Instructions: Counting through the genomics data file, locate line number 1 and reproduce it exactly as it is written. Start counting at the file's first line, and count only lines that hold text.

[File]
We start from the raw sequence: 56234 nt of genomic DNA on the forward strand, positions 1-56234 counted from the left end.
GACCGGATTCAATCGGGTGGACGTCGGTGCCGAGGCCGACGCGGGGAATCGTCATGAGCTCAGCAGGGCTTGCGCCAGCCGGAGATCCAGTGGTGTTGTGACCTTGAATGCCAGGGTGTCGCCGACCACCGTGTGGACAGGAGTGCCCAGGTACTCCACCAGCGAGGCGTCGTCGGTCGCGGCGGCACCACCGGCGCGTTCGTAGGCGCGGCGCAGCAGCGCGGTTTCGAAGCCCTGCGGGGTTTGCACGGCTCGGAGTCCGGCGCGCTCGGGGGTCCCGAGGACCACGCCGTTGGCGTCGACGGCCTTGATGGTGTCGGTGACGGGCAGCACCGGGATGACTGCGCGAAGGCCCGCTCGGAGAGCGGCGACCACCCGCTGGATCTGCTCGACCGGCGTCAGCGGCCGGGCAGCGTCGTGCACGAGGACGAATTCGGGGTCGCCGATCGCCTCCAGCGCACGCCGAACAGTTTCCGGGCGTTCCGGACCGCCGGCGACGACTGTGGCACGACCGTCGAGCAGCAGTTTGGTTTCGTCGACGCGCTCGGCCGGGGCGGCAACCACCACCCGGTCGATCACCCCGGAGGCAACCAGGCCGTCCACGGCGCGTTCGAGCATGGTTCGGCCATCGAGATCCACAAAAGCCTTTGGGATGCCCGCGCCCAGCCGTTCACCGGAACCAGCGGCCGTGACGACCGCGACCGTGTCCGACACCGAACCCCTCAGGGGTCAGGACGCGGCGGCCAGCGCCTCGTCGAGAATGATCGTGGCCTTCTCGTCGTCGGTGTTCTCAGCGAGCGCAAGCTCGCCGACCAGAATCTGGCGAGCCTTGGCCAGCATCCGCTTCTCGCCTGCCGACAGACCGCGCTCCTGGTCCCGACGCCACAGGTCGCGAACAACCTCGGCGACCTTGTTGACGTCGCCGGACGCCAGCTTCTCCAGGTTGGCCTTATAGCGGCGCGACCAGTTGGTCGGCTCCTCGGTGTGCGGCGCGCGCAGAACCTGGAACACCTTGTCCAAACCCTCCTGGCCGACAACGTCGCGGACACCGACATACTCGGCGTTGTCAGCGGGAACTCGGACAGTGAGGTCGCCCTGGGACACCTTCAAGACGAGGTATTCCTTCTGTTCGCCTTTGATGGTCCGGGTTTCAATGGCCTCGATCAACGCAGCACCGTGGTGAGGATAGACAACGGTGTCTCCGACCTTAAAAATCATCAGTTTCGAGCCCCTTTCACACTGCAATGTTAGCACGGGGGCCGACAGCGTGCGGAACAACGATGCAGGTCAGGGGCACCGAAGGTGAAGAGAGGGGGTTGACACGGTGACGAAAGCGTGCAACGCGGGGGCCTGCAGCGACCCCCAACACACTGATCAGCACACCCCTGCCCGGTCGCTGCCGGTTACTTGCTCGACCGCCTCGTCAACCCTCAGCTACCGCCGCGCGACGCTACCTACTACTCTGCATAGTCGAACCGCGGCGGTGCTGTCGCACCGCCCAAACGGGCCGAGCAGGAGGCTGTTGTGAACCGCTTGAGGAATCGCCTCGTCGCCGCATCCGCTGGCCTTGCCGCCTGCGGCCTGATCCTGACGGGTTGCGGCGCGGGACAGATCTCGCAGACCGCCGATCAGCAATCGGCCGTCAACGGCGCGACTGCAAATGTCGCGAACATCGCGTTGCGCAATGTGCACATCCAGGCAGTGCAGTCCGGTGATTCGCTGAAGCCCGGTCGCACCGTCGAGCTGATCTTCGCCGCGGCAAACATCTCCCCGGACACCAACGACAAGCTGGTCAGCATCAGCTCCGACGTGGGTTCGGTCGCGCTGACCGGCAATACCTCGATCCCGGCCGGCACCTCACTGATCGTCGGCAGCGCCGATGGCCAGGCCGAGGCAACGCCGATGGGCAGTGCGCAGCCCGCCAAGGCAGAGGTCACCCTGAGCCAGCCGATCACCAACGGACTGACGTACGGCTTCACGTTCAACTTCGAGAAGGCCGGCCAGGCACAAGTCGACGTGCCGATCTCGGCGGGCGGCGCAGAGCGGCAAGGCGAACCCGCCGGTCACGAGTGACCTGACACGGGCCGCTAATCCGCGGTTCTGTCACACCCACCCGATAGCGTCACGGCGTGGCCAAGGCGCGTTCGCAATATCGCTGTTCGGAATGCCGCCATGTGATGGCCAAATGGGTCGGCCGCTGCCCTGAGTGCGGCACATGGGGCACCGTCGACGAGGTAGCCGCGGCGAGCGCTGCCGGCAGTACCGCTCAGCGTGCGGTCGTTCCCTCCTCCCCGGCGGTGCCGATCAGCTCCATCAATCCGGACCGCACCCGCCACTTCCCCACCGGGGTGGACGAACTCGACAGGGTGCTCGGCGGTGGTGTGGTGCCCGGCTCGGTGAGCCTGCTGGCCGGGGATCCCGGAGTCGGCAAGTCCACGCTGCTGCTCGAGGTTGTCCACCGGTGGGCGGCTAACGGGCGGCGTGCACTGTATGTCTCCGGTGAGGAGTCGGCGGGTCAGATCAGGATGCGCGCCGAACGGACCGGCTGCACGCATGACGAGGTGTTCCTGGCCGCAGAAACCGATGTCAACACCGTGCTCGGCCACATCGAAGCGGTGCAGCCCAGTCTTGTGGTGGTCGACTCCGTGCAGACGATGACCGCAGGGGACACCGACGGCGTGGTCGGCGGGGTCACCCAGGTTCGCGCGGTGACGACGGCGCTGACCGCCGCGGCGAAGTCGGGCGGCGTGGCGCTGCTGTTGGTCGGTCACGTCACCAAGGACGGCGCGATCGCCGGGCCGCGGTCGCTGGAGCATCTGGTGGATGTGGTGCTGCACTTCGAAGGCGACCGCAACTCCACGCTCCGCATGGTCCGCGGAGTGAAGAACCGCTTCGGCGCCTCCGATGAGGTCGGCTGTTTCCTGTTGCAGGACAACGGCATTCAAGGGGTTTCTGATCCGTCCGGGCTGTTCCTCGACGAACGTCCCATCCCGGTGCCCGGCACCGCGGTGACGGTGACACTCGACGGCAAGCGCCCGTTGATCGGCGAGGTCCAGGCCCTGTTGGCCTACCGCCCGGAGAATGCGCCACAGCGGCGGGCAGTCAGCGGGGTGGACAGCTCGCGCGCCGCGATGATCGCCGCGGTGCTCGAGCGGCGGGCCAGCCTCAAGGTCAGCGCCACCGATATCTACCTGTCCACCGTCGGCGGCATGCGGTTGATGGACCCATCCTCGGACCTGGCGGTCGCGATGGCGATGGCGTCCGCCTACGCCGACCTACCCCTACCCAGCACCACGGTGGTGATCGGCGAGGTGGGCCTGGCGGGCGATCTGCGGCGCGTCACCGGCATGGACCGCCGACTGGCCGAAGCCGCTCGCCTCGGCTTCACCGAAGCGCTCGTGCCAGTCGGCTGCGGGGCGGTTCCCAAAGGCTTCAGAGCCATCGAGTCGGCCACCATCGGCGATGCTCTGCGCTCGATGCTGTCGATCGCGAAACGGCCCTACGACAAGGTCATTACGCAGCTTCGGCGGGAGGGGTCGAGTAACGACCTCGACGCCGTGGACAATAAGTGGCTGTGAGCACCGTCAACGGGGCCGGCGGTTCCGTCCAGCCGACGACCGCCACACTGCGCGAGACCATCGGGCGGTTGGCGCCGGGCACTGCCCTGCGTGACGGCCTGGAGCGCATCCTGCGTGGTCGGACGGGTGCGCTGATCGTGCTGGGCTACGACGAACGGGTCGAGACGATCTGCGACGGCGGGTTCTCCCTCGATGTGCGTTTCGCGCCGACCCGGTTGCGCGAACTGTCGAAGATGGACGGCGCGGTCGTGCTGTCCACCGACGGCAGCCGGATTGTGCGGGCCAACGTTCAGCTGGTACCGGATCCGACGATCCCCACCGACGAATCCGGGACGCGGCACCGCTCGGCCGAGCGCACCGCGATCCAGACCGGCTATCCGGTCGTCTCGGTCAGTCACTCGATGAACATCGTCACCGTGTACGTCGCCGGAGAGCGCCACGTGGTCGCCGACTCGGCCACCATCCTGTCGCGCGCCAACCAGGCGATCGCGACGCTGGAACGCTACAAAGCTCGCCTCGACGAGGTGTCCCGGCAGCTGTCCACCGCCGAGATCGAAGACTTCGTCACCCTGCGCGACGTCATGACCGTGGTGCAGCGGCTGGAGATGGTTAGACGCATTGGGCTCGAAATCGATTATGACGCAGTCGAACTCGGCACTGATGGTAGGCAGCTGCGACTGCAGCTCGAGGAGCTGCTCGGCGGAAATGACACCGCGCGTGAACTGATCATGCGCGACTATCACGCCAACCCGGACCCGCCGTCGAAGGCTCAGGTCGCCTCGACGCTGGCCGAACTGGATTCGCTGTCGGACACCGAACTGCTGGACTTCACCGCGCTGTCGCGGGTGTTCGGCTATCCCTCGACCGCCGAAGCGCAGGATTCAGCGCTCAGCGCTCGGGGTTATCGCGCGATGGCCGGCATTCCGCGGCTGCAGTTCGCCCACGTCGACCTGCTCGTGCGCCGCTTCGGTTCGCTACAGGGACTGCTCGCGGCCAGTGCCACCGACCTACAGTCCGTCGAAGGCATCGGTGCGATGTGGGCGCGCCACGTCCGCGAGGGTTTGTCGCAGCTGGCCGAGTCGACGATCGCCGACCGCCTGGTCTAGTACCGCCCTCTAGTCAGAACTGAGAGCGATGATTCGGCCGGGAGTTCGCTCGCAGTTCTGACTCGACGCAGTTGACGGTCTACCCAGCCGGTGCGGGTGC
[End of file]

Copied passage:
We start from the raw sequence: 56234 nt of genomic DNA on the forward strand, positions 1-56234 counted from the left end.